“We only have a couple of rules here,” Gajewski said. “You come in the front door each day and you say hi to the coaches as you walk in. Whether you’re 0-for-4 the previous night or 4-for-4, whether you’re starting or not starting, you gotta be able to come through the front door each day and know this is a game, an experience filled with ups and downs. But when you can truly navigate the rough waters and understand how to experience and handle failure, this could be the greatest time.”
All starters from last season will be back, thanks to the NCAA granting an extra year of eligibility. The pitching rotation is especially deep, with starters Carrie Eberle, Kelly Maxwell, and Logan Simunek all returning. Eberle went 10-1 last season with six shutouts and led the Big 12 with a 0.46 ERA. In her first start with the Cowgirls as a freshman, Maxwell tossed a perfect game against Florida A&M. She finished the season with a 1.51 ERA.
“Any time you have returning experienced pitching that had success, it makes you feel a bit better,” said Cowgirls assistant coach John Bargfeldt, who oversees the pitching staff. “But I’ve been around this game long enough to know that what you did the season before isn’t going to automatically happen again.”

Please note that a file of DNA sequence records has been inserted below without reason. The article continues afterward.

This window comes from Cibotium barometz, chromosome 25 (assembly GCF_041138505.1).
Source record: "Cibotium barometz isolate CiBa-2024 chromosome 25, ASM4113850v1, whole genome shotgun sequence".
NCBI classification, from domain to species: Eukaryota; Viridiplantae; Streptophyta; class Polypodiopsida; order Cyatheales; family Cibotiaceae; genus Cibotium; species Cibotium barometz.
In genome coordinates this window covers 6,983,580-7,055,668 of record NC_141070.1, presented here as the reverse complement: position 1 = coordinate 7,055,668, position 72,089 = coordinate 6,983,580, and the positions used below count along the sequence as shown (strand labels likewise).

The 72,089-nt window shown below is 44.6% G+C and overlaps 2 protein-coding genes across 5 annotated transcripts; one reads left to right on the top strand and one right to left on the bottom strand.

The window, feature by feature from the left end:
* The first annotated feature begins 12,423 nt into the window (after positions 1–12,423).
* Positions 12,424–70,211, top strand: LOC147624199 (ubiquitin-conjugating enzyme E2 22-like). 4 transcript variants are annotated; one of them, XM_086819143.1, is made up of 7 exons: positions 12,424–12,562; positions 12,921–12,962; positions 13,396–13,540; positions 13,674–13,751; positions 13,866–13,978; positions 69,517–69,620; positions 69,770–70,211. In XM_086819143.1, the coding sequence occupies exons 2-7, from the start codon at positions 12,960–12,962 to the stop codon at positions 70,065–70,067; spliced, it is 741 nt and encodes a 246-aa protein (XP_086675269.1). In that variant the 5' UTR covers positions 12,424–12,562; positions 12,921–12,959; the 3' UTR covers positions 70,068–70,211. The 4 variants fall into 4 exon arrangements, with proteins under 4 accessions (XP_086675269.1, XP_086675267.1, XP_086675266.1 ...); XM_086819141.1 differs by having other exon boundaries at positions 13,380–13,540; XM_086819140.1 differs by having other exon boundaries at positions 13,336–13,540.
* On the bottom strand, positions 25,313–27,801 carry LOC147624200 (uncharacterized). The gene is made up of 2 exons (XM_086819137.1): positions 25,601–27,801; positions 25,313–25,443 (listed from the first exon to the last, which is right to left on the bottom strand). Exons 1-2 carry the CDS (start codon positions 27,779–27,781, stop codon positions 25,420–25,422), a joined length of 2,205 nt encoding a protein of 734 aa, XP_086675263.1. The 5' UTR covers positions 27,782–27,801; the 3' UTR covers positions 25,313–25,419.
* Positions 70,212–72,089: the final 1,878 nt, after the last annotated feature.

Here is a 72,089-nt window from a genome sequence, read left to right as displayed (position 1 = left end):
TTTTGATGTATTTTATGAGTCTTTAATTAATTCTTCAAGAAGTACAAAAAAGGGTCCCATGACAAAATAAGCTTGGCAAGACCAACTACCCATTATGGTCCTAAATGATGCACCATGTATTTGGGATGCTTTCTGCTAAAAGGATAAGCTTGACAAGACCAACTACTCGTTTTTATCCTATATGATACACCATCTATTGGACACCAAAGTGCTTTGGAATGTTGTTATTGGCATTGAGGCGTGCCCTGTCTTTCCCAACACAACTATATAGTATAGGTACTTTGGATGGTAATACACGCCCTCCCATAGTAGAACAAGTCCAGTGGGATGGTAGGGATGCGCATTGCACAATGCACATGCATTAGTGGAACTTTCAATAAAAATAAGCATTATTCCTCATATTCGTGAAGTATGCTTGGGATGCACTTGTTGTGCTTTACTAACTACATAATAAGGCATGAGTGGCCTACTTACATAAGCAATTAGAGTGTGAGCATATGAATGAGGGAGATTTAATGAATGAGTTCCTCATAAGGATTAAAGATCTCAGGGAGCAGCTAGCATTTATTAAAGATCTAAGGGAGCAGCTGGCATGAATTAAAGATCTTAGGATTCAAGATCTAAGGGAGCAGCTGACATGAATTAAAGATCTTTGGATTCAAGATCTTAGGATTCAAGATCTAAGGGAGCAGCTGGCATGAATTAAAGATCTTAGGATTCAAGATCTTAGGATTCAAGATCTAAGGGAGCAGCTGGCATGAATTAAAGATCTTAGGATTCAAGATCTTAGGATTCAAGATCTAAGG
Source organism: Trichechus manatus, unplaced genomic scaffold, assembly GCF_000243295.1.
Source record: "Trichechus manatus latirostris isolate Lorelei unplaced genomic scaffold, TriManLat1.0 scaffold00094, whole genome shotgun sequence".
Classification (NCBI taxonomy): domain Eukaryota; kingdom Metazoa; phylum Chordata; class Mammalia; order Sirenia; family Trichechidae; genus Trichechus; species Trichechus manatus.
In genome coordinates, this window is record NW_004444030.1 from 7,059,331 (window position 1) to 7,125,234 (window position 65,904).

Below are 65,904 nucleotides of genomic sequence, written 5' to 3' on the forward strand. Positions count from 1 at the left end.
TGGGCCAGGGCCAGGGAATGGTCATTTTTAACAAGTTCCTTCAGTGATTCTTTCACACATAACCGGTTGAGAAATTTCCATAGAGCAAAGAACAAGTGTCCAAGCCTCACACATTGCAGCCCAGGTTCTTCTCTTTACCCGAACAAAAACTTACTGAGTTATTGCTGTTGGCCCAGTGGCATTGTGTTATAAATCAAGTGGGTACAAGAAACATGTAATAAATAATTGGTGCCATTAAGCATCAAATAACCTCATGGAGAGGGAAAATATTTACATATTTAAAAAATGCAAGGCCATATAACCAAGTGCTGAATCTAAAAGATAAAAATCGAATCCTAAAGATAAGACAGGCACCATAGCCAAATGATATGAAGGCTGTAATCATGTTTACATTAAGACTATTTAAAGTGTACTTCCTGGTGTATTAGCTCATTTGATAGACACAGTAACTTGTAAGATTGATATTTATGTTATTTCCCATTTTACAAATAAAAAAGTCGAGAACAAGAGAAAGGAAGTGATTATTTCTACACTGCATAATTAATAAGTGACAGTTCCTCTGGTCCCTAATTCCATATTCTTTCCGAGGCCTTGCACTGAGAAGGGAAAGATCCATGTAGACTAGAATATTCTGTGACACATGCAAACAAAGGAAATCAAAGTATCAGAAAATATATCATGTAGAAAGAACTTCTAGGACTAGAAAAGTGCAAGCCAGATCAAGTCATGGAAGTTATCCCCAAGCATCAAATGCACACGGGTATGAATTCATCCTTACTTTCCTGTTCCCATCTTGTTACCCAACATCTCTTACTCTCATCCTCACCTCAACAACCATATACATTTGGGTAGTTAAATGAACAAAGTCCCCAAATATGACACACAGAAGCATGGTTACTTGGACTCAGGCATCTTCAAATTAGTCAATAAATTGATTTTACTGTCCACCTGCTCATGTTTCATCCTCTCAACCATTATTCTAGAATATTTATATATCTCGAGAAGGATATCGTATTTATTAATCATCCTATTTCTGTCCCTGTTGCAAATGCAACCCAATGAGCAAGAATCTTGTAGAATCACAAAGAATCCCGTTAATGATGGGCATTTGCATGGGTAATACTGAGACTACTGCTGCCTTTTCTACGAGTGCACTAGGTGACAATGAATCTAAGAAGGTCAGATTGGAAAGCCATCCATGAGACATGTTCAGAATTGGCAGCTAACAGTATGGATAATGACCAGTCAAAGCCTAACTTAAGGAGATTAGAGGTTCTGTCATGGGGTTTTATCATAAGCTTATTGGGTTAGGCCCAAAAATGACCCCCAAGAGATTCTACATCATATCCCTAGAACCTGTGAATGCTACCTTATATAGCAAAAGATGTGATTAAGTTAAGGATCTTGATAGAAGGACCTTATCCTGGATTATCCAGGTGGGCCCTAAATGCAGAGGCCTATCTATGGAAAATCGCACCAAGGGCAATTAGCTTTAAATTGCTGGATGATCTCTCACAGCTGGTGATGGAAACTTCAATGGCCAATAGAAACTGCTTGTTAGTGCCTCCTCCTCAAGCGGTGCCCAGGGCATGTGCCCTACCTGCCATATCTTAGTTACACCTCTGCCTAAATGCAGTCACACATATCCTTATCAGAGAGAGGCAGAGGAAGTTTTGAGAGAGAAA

Returning offensive starters include infielders Alysen Febrey, Sydney Pennington, and Kiley Naomi. Febrey ended the 2020 season batting .382, and ranked in the nation’s top 10 in homers (11), RBI (32), and slugging percentage (.941). Pennington hit .375, while Naomi batted .355.
Along with another great crop of incoming freshmen, the Cowgirls boast one of the top transfer classes in the country. Reagan Wright, an All-Sun Belt catcher from UT Arlington, is expected to play a key role this season along with Georgia transfer Jordan Doggett. Wright is a career .277 hitter who set a Mavericks record for career RBI (128), and has earned the starting job behind the plate. Doggett slashed .360/.448/.560 for the Bulldogs in 2020, and joins Febrey as the second Georgia transfer in as many years. Doggett will spend time in the outfield to start the season, but can also play the infield.
Gajewski describes this year’s squad as tough, focused, and loose. It also possesses a blue-collar chip-on-the-shoulder mentality, a quality he embraces.
“It’s who we are,” Gajewski said. “It’s taken us time, we’re slowly making it there. That’s what I want us to be known for.”
It’s all part of the Cowgirls’ definition of winning, a process they hope will soon take them to the peak of the college softball mountain.